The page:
- Should I see a dietitian?
- I have these other health conditions. How can I best manage these conditions together?
- Are there any brochures or other printed material that I can take with me? What websites do you recommend?
- Do I need to come in for periodic follow-up visits? If so, how often?
What you can do in the meantime
If you think you may have lactose intolerance, try cutting dairy products from your diet for a few days to see if your symptoms ease. Let your doctor know if your symptoms got better on the days you didn't have dairy products.
Your doctor may suspect lactose intolerance based on your symptoms and your response to reducing the amount of dairy foods in your diet. Your doctor can confirm the diagnosis by conducting one or more of the following tests:
- Lactose tolerance test. The lactose tolerance test gauges your body's reaction to a liquid that contains high levels of lactose. Two hours after drinking the liquid, you'll undergo blood tests to measure the amount of glucose in your bloodstream. If your glucose level doesn't rise, it means your body isn't properly digesting and absorbing the lactose-filled drink.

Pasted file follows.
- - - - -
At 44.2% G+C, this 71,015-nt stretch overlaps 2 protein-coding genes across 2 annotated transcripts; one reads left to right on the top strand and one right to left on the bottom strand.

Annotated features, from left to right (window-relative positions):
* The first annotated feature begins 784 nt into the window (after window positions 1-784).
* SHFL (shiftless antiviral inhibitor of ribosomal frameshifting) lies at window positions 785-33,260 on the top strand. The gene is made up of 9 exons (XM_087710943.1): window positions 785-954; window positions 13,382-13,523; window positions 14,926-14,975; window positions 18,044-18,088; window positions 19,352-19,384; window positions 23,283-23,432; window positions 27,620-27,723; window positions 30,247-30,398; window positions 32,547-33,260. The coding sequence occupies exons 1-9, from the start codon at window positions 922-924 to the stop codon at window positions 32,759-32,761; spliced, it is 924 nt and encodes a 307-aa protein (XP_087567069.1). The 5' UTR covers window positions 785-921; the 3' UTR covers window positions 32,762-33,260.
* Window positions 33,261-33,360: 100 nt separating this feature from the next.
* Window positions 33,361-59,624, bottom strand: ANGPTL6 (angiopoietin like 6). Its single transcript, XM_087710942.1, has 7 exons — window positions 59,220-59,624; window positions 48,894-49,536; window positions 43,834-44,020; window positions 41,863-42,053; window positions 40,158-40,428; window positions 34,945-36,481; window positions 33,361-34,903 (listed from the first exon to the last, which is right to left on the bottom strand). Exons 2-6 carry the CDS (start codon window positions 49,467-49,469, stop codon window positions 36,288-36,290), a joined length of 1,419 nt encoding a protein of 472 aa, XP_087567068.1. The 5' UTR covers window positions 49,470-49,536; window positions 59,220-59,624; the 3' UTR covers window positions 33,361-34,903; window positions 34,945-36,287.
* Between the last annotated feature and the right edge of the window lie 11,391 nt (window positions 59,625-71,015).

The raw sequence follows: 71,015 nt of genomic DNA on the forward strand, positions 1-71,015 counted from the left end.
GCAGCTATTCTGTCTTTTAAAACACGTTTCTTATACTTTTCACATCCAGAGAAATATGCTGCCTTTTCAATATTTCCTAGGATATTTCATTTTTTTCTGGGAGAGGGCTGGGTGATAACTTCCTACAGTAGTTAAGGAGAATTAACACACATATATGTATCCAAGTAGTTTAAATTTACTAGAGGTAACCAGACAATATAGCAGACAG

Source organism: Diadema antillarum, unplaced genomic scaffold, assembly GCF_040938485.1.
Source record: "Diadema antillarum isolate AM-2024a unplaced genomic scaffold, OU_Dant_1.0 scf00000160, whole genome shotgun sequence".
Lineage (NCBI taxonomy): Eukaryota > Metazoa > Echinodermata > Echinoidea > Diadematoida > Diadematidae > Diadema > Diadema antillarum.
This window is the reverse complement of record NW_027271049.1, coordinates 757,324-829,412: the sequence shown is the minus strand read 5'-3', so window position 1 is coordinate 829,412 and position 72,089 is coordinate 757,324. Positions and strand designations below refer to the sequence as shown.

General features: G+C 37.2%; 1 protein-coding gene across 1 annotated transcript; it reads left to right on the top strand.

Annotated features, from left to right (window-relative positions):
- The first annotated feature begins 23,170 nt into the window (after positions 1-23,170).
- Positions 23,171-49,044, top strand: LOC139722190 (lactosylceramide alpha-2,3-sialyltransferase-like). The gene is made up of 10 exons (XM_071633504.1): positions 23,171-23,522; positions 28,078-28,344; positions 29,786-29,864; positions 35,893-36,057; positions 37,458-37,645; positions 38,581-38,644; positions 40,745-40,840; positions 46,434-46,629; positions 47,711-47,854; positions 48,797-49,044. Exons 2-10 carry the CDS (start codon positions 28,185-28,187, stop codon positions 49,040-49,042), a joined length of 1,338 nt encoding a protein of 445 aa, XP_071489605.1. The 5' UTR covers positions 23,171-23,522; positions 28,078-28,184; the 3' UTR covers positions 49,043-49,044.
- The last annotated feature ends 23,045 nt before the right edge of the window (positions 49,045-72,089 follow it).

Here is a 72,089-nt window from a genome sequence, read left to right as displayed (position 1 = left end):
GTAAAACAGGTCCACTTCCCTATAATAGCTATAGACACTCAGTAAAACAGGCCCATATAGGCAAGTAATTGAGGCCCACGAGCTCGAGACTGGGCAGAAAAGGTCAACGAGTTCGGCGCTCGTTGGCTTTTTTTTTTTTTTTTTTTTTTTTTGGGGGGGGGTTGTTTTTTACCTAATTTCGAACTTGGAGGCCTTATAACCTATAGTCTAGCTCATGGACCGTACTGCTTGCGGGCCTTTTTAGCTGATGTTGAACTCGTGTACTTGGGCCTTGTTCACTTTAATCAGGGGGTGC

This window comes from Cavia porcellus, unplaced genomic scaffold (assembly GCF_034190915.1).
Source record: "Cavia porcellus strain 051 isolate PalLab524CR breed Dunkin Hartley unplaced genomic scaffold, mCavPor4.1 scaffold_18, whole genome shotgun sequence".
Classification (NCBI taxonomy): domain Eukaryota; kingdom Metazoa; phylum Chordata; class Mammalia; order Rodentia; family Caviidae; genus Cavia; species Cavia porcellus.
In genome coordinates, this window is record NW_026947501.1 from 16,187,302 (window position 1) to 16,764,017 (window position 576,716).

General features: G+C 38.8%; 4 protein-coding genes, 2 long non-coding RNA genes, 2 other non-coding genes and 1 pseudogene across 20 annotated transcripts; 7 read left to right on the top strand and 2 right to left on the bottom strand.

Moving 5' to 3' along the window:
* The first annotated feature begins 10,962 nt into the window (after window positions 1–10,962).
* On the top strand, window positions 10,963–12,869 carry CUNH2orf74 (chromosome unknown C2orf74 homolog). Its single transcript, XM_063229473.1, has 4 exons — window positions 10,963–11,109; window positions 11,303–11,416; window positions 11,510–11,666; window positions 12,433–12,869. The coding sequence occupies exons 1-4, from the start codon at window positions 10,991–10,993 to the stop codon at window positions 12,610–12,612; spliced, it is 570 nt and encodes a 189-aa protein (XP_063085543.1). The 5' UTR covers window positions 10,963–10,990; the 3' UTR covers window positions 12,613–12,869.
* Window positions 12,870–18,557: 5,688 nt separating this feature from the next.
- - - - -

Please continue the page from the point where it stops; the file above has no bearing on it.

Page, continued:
- Hydrogen breath test. This test also requires you to drink a liquid that contains high levels of lactose. Then your doctor measures the amount of hydrogen in your breath at regular intervals. Normally, very little hydrogen is detectable. However, if your body doesn't digest the lactose, it will ferment in the colon, releasing hydrogen and other gases, which are absorbed by your intestines and eventually exhaled. Larger than normal amounts of exhaled hydrogen measured during a breath test indicate that you aren't fully digesting and absorbing lactose.
- Stool acidity test. For infants and children who can't undergo other tests, a stool acidity test may be used. The fermenting of undigested lactose creates lactic acid and other acids that can be detected in a stool sample.
No treatments can cure lactose intolerance. There's currently no way to boost your body's production of the lactase enzyme. People with lactose intolerance usually find relief by reducing the amount of dairy products they eat and using special products made for people with this condition.
Eat fewer dairy products
People with lactose intolerance can reduce their signs and symptoms by eating fewer dairy products.
For many, dairy products are a convenient way to get vitamins and nutrients, such as calcium. Giving up dairy products doesn't mean you can't get enough calcium. Calcium is found in many other foods, such as:
- Calcium-fortified products, such as breads and juices
- Canned salmon
- Milk substitutes, such as soy milk and rice milk
- Pinto beans